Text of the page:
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Hoffmann, R. A wiki for the life sciences where authorship matters. Nature Genetics (2008)

Dietary oxidized cholesterol decreases expression of hepatic microsomal triglyceride transfer protein in rats.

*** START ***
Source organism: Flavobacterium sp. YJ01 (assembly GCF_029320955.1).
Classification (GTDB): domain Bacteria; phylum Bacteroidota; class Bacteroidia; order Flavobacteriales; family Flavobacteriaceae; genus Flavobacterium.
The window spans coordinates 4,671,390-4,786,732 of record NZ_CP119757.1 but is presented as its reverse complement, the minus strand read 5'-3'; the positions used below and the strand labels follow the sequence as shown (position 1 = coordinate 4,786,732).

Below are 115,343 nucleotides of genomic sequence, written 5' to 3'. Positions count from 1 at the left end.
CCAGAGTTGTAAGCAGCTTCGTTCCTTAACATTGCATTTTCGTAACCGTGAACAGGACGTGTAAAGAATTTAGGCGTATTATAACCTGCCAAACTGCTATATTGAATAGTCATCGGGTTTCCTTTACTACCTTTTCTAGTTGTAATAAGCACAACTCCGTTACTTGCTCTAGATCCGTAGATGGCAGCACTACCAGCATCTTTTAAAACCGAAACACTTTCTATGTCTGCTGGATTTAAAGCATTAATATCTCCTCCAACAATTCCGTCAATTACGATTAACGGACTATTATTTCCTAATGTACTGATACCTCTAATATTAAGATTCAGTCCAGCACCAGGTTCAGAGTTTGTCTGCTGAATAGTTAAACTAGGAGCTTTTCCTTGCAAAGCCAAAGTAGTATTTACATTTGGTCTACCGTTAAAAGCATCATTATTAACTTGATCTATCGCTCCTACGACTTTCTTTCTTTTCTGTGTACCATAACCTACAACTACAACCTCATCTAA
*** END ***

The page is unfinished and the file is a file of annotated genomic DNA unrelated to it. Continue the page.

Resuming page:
The aim of this study was to compare the effects of dietary oxidized cholesterol and pure cholesterol on plasma and very low density lipoprotein (VLDL) lipids and on some parameters of VLDL assembly and secretion in rats fed two different dietary fats. Four groups of male growing Sprague-Dawley rats were fed diets containing pure or oxidized cholesterol (5 g/kg diet) with either coconut oil or salmon oil as dietary fat (100 g/kg diet) for 35 days. Rats fed oxidized cholesterol supplemented diets had significantly lower concentrations of triglycerides and cholesterol in plasma and VLDL than rats fed pure cholesterol supplemented diets irrespective of the type of fat. In addition, rats fed oxidized cholesterol supplemented diets had significantly lower relative concentrations of microsomal triglyceride transfer protein messenger ribonucleic acid (mRNA) than rats fed pure cholesterol supplemented diets. In contrast, hepatic lipid concentrations and the relative concentration of apolipoprotein B mRNA were not influenced by the dietary factors investigated. Parameters of hepatic lipogenesis (relative mRNA concentration of sterol regulatory element binding protein-1c and activity of glucose-6-phosphat dehydrogenase) were significantly reduced by feeding fish oil compared to coconut oil, but were not affected by the type of cholesterol. In conclusion, the data of this study suggest, that dietary oxidized cholesterol affects VLDL assembly and/or secretion by reducing the synthesis of MTP but not by impairing hepatic lipogenesis or synthesis of apolipoprotein B.[1]


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